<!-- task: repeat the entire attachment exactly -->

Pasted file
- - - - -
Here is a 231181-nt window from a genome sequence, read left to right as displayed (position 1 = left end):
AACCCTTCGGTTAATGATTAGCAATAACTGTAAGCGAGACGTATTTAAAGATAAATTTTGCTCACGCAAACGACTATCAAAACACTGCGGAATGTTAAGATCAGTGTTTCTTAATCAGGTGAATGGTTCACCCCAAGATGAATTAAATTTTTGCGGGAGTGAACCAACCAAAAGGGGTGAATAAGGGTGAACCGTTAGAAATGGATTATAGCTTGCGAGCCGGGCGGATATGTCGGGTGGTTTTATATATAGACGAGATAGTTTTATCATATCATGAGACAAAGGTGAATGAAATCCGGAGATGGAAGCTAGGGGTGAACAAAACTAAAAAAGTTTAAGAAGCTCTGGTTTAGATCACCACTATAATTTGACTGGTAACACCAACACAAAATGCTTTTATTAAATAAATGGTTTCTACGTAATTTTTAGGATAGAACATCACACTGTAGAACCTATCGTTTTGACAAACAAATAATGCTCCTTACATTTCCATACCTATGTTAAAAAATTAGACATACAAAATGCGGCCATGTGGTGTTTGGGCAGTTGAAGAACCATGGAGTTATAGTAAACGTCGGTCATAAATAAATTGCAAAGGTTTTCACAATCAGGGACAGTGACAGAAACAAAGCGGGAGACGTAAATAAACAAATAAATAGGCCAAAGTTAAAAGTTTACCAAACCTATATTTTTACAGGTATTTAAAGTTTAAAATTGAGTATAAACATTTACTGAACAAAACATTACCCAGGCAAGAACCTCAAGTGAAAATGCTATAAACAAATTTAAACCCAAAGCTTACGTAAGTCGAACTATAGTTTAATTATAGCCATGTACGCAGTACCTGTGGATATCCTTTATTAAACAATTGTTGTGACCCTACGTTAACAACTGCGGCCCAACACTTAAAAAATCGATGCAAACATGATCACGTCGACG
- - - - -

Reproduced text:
Here is a 231181-nt window from a genome sequence, read left to right as displayed (position 1 = left end):
AACCCTTCGGTTAATGATTAGCAATAACTGTAAGCGAGACGTATTTAAAGATAAATTTTGCTCACGCAAACGACTATCAAAACACTGCGGAATGTTAAGATCAGTGTTTCTTAATCAGGTGAATGGTTCACCCCAAGATGAATTAAATTTTTGCGGGAGTGAACCAACCAAAAGGGGTGAATAAGGGTGAACCGTTAGAAATGGATTATAGCTTGCGAGCCGGGCGGATATGTCGGGTGGTTTTATATATAGACGAGATAGTTTTATCATATCATGAGACAAAGGTGAATGAAATCCGGAGATGGAAGCTAGGGGTGAACAAAACTAAAAAAGTTTAAGAAGCTCTGGTTTAGATCACCACTATAATTTGACTGGTAACACCAACACAAAATGCTTTTATTAAATAAATGGTTTCTACGTAATTTTTAGGATAGAACATCACACTGTAGAACCTATCGTTTTGACAAACAAATAATGCTCCTTACATTTCCATACCTATGTTAAAAAATTAGACATACAAAATGCGGCCATGTGGTGTTTGGGCAGTTGAAGAACCATGGAGTTATAGTAAACGTCGGTCATAAATAAATTGCAAAGGTTTTCACAATCAGGGACAGTGACAGAAACAAAGCGGGAGACGTAAATAAACAAATAAATAGGCCAAAGTTAAAAGTTTACCAAACCTATATTTTTACAGGTATTTAAAGTTTAAAATTGAGTATAAACATTTACTGAACAAAACATTACCCAGGCAAGAACCTCAAGTGAAAATGCTATAAACAAATTTAAACCCAAAGCTTACGTAAGTCGAACTATAGTTTAATTATAGCCATGTACGCAGTACCTGTGGATATCCTTTATTAAACAATTGTTGTGACCCTACGTTAACAACTGCGGCCCAACACTTAAAAAATCGATGCAAACATGATCACGTCGACG